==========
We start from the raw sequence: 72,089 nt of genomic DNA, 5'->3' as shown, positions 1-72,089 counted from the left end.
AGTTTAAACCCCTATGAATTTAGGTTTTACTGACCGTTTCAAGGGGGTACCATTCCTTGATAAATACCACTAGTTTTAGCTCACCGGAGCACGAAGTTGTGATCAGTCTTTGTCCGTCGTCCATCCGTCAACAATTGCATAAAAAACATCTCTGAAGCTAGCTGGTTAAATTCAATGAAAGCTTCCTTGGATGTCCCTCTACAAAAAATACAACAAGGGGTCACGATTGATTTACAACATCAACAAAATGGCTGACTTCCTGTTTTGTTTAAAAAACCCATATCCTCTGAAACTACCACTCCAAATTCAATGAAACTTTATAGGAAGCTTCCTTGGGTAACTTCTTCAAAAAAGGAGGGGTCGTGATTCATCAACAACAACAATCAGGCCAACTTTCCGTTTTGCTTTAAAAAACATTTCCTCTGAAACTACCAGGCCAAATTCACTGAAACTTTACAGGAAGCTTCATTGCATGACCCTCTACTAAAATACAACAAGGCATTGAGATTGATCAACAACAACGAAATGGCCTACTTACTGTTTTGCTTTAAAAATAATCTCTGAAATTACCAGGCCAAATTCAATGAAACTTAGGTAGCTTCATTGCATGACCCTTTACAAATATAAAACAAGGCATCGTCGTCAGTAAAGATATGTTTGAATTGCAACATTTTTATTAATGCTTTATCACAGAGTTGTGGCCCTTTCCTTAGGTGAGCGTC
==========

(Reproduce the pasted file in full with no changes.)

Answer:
We start from the raw sequence: 72,089 nt of genomic DNA, 5'->3' as shown, positions 1-72,089 counted from the left end.
AGTTTAAACCCCTATGAATTTAGGTTTTACTGACCGTTTCAAGGGGGTACCATTCCTTGATAAATACCACTAGTTTTAGCTCACCGGAGCACGAAGTTGTGATCAGTCTTTGTCCGTCGTCCATCCGTCAACAATTGCATAAAAAACATCTCTGAAGCTAGCTGGTTAAATTCAATGAAAGCTTCCTTGGATGTCCCTCTACAAAAAATACAACAAGGGGTCACGATTGATTTACAACATCAACAAAATGGCTGACTTCCTGTTTTGTTTAAAAAACCCATATCCTCTGAAACTACCACTCCAAATTCAATGAAACTTTATAGGAAGCTTCCTTGGGTAACTTCTTCAAAAAAGGAGGGGTCGTGATTCATCAACAACAACAATCAGGCCAACTTTCCGTTTTGCTTTAAAAAACATTTCCTCTGAAACTACCAGGCCAAATTCACTGAAACTTTACAGGAAGCTTCATTGCATGACCCTCTACTAAAATACAACAAGGCATTGAGATTGATCAACAACAACGAAATGGCCTACTTACTGTTTTGCTTTAAAAATAATCTCTGAAATTACCAGGCCAAATTCAATGAAACTTAGGTAGCTTCATTGCATGACCCTTTACAAATATAAAACAAGGCATCGTCGTCAGTAAAGATATGTTTGAATTGCAACATTTTTATTAATGCTTTATCACAGAGTTGTGGCCCTTTCCTTAGGTGAGCGTC